I have a theory. Which I haven’t had a chance to test yet, but it’s fairly obvious and likely to be correct. Basically, the internet can be the most detrimental thing to a person’s language learning.
Hear me out.
I mean when abroad, in the country of their target language, it’ll be the internet which will slow down or inhibit their second language acquisition.
Obviously enough (duh Sarah), it will make you think in your native language, unless you never use the internet in your own language, which would be extremely rare. Say you’re a native English speaker. You go on Facebook – English! You check the news at home – English! You read your emails – English! You open Twitter – English! You Skype someone at home – English! You do almost anything – English! Every time you use the internet in these situations, you revert back to English, your comfort zone.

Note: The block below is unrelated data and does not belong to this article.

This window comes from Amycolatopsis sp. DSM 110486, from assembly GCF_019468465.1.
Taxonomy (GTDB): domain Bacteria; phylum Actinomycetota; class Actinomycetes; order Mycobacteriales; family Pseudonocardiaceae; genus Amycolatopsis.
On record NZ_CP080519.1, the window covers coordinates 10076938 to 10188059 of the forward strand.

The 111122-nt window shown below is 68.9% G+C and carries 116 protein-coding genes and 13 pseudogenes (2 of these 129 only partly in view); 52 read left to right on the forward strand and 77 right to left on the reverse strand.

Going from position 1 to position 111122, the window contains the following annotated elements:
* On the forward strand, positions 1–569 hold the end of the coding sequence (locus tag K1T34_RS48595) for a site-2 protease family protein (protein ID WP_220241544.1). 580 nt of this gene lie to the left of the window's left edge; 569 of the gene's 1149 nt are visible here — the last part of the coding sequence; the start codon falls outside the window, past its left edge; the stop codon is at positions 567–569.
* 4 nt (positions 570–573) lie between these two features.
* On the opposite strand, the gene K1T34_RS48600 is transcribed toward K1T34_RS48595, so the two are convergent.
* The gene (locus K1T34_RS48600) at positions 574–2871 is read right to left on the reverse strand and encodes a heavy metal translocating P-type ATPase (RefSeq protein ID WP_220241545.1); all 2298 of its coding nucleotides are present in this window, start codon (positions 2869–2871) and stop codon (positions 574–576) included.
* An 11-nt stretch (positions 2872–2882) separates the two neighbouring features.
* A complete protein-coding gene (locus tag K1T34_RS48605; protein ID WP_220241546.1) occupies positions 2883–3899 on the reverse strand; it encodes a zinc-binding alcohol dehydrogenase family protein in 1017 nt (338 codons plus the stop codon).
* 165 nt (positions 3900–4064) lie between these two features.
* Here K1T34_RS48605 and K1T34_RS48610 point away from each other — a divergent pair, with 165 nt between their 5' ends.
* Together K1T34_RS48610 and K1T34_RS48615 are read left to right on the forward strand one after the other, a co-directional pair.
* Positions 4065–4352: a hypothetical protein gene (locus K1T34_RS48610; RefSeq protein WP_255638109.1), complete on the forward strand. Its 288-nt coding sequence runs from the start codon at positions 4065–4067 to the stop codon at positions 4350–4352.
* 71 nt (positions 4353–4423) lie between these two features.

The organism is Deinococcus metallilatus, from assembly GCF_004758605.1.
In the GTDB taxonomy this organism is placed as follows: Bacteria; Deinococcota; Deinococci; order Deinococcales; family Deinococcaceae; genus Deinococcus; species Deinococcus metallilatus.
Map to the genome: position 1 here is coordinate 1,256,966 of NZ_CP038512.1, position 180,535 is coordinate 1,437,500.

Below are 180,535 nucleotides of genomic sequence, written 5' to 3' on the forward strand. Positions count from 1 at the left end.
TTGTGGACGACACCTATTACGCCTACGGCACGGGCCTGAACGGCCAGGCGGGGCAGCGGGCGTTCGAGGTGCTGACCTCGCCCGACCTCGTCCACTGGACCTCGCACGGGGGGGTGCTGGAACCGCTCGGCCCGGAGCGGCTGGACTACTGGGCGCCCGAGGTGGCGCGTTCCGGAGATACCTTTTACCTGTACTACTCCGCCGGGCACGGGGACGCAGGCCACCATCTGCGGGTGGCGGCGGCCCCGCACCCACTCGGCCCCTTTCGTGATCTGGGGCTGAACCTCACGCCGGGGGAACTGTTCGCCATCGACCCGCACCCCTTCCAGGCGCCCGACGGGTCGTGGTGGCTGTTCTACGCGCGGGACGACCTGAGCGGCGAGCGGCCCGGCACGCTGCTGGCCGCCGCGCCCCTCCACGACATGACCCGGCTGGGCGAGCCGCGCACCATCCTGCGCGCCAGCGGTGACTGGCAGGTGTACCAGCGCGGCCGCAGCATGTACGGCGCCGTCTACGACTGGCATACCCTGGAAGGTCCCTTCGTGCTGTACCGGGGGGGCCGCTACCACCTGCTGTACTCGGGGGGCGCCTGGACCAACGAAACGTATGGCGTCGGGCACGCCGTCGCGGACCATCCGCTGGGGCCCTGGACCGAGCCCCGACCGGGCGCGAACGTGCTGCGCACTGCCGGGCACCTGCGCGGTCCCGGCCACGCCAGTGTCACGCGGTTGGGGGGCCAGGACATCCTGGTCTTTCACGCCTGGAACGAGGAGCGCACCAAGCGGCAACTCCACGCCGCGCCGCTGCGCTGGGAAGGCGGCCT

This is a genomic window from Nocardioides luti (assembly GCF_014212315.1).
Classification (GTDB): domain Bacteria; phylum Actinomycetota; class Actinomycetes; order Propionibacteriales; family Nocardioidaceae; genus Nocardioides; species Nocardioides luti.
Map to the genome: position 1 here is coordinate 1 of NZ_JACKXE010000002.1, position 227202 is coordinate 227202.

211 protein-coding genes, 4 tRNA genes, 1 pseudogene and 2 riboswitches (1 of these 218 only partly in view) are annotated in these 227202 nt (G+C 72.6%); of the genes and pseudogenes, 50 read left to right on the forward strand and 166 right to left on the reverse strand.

God Sarah this so obvious to anyone with any common sense why are you even blogging about it god.
I’m writing about this now because soon I’ll be moving continent for a few months, and doing my best to absorb and use as much Spanish as I can. But I’m going to want to keep in touch with people at home too. And that will have to be through English. Which will hinder my attempts to immerse myself in Spanish a lot.
So what can I do? Delete Facebook while I’m abroad? Delete Twitter? Ignore the world at home? Avoid reading my emails for months? Skype home less often? Okay so all of that would probably help but it would be likely to make me a lot more distant from my friends and family. And I don’t want that.
Solution (and maybe a challenge I can take up): Hugely limit my use of social networks while I’m away. That alone would probably help a lot, no matter how challenging it would be.
Then again, I don’t know what part of Argentina I’m going to yet. I might not have internet. Which would be awful. Or, in light of everything I’ve just written, would be the best thing that could happen… (I’ve jinxed it now, haven’t I?)